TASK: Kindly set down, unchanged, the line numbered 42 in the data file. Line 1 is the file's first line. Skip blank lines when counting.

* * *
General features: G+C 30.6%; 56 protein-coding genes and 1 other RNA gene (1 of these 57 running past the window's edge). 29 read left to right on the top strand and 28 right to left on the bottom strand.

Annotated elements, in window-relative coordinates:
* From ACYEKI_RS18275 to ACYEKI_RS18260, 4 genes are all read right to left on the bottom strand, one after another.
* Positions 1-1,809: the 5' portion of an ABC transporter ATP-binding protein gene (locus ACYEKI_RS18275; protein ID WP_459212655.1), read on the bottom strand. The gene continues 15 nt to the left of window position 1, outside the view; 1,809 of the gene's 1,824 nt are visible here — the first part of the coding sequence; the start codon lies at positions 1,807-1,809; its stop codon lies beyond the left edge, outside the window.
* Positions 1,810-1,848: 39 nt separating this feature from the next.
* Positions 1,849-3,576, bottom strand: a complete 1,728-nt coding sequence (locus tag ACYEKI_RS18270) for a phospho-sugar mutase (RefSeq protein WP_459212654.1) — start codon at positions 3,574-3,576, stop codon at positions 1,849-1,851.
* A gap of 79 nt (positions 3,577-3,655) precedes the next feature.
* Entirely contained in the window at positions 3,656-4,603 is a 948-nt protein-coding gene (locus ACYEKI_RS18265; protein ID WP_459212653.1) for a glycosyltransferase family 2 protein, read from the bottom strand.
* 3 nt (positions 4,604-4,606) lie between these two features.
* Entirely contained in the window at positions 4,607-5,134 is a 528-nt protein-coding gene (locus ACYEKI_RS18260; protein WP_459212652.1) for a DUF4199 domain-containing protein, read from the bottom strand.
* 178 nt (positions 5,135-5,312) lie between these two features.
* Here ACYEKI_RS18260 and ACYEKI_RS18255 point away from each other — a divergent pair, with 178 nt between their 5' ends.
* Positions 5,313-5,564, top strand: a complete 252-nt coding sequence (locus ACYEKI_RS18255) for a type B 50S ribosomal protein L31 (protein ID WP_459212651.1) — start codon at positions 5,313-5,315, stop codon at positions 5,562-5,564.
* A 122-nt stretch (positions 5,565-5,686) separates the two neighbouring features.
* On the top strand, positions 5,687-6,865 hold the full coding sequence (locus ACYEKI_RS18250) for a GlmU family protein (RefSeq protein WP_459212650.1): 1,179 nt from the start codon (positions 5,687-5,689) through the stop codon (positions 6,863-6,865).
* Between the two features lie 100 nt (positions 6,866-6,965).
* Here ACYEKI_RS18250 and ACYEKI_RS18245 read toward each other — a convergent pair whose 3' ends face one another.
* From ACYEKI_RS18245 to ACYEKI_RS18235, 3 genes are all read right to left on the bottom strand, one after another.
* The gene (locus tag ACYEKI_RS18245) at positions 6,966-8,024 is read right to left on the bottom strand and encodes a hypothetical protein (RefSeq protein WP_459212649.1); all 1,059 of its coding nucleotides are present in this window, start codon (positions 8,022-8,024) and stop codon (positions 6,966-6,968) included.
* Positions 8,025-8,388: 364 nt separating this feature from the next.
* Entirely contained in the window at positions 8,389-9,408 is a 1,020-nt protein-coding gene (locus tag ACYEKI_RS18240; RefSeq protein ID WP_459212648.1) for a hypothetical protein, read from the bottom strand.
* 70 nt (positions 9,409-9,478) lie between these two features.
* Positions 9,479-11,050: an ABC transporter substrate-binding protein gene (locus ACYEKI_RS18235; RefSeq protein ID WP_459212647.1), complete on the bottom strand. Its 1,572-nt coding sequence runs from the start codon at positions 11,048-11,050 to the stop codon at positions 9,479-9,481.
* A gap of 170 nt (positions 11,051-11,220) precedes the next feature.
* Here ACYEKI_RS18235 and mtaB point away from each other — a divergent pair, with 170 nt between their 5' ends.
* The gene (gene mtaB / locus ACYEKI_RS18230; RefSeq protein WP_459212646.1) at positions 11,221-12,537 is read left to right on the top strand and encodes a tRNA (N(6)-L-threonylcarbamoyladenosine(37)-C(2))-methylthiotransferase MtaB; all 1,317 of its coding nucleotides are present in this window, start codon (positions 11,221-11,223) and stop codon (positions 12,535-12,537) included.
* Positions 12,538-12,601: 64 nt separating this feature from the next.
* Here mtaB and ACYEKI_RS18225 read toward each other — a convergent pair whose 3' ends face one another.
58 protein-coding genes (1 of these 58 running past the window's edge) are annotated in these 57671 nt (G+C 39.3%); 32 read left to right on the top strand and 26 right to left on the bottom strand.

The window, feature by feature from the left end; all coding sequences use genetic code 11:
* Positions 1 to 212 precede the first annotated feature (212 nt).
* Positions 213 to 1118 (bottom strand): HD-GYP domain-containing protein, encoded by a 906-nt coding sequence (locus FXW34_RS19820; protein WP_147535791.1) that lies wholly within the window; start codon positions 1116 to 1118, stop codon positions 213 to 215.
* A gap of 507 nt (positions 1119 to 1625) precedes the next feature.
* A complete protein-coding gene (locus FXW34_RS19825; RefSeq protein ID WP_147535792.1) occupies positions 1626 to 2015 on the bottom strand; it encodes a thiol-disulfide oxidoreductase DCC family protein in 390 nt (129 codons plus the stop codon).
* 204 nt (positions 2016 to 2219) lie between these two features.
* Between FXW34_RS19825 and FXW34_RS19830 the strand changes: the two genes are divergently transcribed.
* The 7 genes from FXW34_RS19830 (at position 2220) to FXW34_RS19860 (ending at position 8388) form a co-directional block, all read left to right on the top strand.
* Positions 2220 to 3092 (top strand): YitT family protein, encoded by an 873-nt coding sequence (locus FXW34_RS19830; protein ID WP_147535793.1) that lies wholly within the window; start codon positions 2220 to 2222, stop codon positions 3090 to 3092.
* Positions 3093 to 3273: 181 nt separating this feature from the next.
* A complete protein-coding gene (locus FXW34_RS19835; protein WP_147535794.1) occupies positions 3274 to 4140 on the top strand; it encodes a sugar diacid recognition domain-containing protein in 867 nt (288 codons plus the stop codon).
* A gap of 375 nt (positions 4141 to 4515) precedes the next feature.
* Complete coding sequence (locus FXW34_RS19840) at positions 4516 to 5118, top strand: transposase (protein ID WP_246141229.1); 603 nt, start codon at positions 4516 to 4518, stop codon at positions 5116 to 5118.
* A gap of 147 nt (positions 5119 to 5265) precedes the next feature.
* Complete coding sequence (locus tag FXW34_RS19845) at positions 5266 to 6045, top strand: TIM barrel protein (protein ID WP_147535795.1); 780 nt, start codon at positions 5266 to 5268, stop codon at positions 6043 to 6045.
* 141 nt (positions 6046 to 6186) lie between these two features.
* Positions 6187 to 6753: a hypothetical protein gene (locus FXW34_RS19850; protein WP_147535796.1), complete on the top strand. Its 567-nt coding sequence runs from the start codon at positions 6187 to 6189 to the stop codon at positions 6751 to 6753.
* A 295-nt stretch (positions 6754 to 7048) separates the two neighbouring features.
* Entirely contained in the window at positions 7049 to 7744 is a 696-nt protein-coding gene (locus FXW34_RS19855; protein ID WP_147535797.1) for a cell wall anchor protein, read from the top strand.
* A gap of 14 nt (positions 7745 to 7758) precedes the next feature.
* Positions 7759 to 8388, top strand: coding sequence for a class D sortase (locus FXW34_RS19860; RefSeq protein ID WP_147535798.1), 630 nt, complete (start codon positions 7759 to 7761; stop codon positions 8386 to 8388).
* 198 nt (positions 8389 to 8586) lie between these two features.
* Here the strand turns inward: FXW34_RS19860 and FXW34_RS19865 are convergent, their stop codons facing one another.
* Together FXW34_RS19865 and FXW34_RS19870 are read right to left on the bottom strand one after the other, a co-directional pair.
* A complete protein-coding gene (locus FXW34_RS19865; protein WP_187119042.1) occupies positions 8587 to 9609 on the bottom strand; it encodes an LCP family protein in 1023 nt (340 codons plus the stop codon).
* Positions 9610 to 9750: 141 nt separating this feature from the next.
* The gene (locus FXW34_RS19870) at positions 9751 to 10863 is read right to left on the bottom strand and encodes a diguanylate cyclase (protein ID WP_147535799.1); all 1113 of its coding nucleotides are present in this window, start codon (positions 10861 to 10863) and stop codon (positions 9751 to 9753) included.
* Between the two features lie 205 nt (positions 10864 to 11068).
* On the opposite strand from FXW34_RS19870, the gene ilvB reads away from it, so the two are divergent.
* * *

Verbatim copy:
* Complete coding sequence (locus FXW34_RS19840) at positions 4516 to 5118, top strand: transposase (protein ID WP_246141229.1); 603 nt, start codon at positions 4516 to 4518, stop codon at positions 5116 to 5118.